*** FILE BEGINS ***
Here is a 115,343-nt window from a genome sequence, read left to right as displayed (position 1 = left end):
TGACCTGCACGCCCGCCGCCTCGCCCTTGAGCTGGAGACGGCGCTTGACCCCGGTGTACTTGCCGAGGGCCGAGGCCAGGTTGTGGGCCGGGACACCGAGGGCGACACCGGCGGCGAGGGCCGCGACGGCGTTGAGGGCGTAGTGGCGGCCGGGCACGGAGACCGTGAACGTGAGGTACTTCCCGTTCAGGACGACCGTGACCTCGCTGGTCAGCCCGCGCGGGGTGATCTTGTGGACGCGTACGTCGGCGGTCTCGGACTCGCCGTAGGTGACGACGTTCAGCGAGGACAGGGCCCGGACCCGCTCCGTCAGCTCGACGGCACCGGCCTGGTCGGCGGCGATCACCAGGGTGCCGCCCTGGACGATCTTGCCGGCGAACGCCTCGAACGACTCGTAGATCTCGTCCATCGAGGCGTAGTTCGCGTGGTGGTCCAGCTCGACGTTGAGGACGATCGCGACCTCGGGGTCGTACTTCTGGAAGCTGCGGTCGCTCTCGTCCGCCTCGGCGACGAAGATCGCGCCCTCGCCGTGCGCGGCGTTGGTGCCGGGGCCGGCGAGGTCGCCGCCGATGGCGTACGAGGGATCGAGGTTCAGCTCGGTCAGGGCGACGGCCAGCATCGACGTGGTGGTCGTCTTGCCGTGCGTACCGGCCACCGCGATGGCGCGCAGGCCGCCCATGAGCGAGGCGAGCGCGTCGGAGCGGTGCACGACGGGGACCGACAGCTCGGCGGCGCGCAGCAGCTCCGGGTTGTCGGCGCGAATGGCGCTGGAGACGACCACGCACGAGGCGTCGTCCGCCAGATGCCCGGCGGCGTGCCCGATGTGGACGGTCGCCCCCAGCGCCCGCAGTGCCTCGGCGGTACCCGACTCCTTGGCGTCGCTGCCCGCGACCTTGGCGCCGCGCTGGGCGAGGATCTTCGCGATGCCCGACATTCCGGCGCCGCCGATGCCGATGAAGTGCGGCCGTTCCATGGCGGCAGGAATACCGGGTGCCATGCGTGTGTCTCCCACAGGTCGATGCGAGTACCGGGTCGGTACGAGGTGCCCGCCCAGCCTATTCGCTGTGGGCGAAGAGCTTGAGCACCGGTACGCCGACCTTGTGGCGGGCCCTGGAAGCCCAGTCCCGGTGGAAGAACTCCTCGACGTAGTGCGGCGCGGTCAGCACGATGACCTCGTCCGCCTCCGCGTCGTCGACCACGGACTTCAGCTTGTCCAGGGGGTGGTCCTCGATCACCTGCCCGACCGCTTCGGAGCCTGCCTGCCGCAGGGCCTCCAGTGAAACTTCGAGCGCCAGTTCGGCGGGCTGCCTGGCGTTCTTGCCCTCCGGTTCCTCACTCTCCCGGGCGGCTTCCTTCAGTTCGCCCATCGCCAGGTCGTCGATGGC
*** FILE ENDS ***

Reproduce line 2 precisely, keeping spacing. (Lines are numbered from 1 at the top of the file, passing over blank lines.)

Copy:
TGACCTGCACGCCCGCCGCCTCGCCCTTGAGCTGGAGACGGCGCTTGACCCCGGTGTACTTGCCGAGGGCCGAGGCCAGGTTGTGGGCCGGGACACCGAGGGCGACACCGGCGGCGAGGGCCGCGACGGCGTTGAGGGCGTAGTGGCGGCCGGGCACGGAGACCGTGAACGTGAGGTACTTCCCGTTCAGGACGACCGTGACCTCGCTGGTCAGCCCGCGCGGGGTGATCTTGTGGACGCGTACGTCGGCGGTCTCGGACTCGCCGTAGGTGACGACGTTCAGCGAGGACAGGGCCCGGACCCGCTCCGTCAGCTCGACGGCACCGGCCTGGTCGGCGGCGATCACCAGGGTGCCGCCCTGGACGATCTTGCCGGCGAACGCCTCGAACGACTCGTAGATCTCGTCCATCGAGGCGTAGTTCGCGTGGTGGTCCAGCTCGACGTTGAGGACGATCGCGACCTCGGGGTCGTACTTCTGGAAGCTGCGGTCGCTCTCGTCCGCCTCGGCGACGAAGATCGCGCCCTCGCCGTGCGCGGCGTTGGTGCCGGGGCCGGCGAGGTCGCCGCCGATGGCGTACGAGGGATCGAGGTTCAGCTCGGTCAGGGCGACGGCCAGCATCGACGTGGTGGTCGTCTTGCCGTGCGTACCGGCCACCGCGATGGCGCGCAGGCCGCCCATGAGCGAGGCGAGCGCGTCGGAGCGGTGCACGACGGGGACCGACAGCTCGGCGGCGCGCAGCAGCTCCGGGTTGTCGGCGCGAATGGCGCTGGAGACGACCACGCACGAGGCGTCGTCCGCCAGATGCCCGGCGGCGTGCCCGATGTGGACGGTCGCCCCCAGCGCCCGCAGTGCCTCGGCGGTACCCGACTCCTTGGCGTCGCTGCCCGCGACCTTGGCGCCGCGCTGGGCGAGGATCTTCGCGATGCCCGACATTCCGGCGCCGCCGATGCCGATGAAGTGCGGCCGTTCCATGGCGGCAGGAATACCGGGTGCCATGCGTGTGTCTCCCACAGGTCGATGCGAGTACCGGGTCGGTACGAGGTGCCCGCCCAGCCTATTCGCTGTGGGCGAAGAGCTTGAGCACCGGTACGCCGACCTTGTGGCGGGCCCTGGAAGCCCAGTCCCGGTGGAAGAACTCCTCGACGTAGTGCGGCGCGGTCAGCACGATGACCTCGTCCGCCTCCGCGTCGTCGACCACGGACTTCAGCTTGTCCAGGGGGTGGTCCTCGATCACCTGCCCGACCGCTTCGGAGCCTGCCTGCCGCAGGGCCTCCAGTGAAACTTCGAGCGCCAGTTCGGCGGGCTGCCTGGCGTTCTTGCCCTCCGGTTCCTCACTCTCCCGGGCGGCTTCCTTCAGTTCGCCCATCGCCAGGTCGTCGATGGC